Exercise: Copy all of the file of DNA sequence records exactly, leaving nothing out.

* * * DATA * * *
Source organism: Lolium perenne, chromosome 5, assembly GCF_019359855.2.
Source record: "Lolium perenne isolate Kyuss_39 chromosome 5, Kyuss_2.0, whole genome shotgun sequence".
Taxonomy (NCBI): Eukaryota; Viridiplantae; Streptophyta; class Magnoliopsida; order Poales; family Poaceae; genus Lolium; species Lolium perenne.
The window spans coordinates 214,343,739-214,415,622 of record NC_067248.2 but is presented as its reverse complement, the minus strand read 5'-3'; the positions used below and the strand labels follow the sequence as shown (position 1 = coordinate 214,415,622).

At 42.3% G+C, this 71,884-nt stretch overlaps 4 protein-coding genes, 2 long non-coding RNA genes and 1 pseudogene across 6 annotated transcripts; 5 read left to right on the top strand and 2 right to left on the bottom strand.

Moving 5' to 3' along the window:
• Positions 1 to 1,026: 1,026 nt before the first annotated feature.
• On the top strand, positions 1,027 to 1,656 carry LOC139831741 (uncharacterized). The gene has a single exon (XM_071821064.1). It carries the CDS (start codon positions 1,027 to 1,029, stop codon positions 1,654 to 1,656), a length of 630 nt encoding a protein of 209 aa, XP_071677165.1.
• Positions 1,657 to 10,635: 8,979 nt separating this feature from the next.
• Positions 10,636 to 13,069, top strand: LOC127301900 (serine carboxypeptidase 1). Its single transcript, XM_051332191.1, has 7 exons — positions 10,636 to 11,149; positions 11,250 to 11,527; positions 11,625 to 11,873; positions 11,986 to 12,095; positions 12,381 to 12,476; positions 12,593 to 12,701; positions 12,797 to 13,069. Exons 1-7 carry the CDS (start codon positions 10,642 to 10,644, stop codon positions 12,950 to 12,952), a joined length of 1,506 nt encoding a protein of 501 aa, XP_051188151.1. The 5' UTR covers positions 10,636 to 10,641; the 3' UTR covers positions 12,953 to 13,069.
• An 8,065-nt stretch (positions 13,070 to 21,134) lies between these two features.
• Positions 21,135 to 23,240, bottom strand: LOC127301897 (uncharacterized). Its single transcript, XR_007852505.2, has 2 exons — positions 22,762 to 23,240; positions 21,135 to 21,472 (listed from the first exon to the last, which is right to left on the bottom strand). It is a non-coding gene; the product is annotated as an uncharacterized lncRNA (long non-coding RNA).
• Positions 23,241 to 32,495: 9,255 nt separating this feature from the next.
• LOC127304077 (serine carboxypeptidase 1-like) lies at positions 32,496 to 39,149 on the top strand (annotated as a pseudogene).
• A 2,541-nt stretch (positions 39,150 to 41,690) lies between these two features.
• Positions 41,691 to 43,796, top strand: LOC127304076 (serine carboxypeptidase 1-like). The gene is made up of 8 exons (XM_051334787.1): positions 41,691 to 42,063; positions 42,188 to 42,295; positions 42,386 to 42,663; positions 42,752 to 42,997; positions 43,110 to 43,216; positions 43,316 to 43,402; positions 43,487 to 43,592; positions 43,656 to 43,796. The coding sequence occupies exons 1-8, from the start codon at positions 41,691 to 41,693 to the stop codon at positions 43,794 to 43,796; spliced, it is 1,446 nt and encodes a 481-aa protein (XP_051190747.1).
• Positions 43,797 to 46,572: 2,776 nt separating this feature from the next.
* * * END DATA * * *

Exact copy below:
Source organism: Lolium perenne, chromosome 5, assembly GCF_019359855.2.
Source record: "Lolium perenne isolate Kyuss_39 chromosome 5, Kyuss_2.0, whole genome shotgun sequence".
Taxonomy (NCBI): Eukaryota; Viridiplantae; Streptophyta; class Magnoliopsida; order Poales; family Poaceae; genus Lolium; species Lolium perenne.
The window spans coordinates 214,343,739-214,415,622 of record NC_067248.2 but is presented as its reverse complement, the minus strand read 5'-3'; the positions used below and the strand labels follow the sequence as shown (position 1 = coordinate 214,415,622).

At 42.3% G+C, this 71,884-nt stretch overlaps 4 protein-coding genes, 2 long non-coding RNA genes and 1 pseudogene across 6 annotated transcripts; 5 read left to right on the top strand and 2 right to left on the bottom strand.

Moving 5' to 3' along the window:
• Positions 1 to 1,026: 1,026 nt before the first annotated feature.
• On the top strand, positions 1,027 to 1,656 carry LOC139831741 (uncharacterized). The gene has a single exon (XM_071821064.1). It carries the CDS (start codon positions 1,027 to 1,029, stop codon positions 1,654 to 1,656), a length of 630 nt encoding a protein of 209 aa, XP_071677165.1.
• Positions 1,657 to 10,635: 8,979 nt separating this feature from the next.
• Positions 10,636 to 13,069, top strand: LOC127301900 (serine carboxypeptidase 1). Its single transcript, XM_051332191.1, has 7 exons — positions 10,636 to 11,149; positions 11,250 to 11,527; positions 11,625 to 11,873; positions 11,986 to 12,095; positions 12,381 to 12,476; positions 12,593 to 12,701; positions 12,797 to 13,069. Exons 1-7 carry the CDS (start codon positions 10,642 to 10,644, stop codon positions 12,950 to 12,952), a joined length of 1,506 nt encoding a protein of 501 aa, XP_051188151.1. The 5' UTR covers positions 10,636 to 10,641; the 3' UTR covers positions 12,953 to 13,069.
• An 8,065-nt stretch (positions 13,070 to 21,134) lies between these two features.
• Positions 21,135 to 23,240, bottom strand: LOC127301897 (uncharacterized). Its single transcript, XR_007852505.2, has 2 exons — positions 22,762 to 23,240; positions 21,135 to 21,472 (listed from the first exon to the last, which is right to left on the bottom strand). It is a non-coding gene; the product is annotated as an uncharacterized lncRNA (long non-coding RNA).
• Positions 23,241 to 32,495: 9,255 nt separating this feature from the next.
• LOC127304077 (serine carboxypeptidase 1-like) lies at positions 32,496 to 39,149 on the top strand (annotated as a pseudogene).
• A 2,541-nt stretch (positions 39,150 to 41,690) lies between these two features.
• Positions 41,691 to 43,796, top strand: LOC127304076 (serine carboxypeptidase 1-like). The gene is made up of 8 exons (XM_051334787.1): positions 41,691 to 42,063; positions 42,188 to 42,295; positions 42,386 to 42,663; positions 42,752 to 42,997; positions 43,110 to 43,216; positions 43,316 to 43,402; positions 43,487 to 43,592; positions 43,656 to 43,796. The coding sequence occupies exons 1-8, from the start codon at positions 41,691 to 41,693 to the stop codon at positions 43,794 to 43,796; spliced, it is 1,446 nt and encodes a 481-aa protein (XP_051190747.1).
• Positions 43,797 to 46,572: 2,776 nt separating this feature from the next.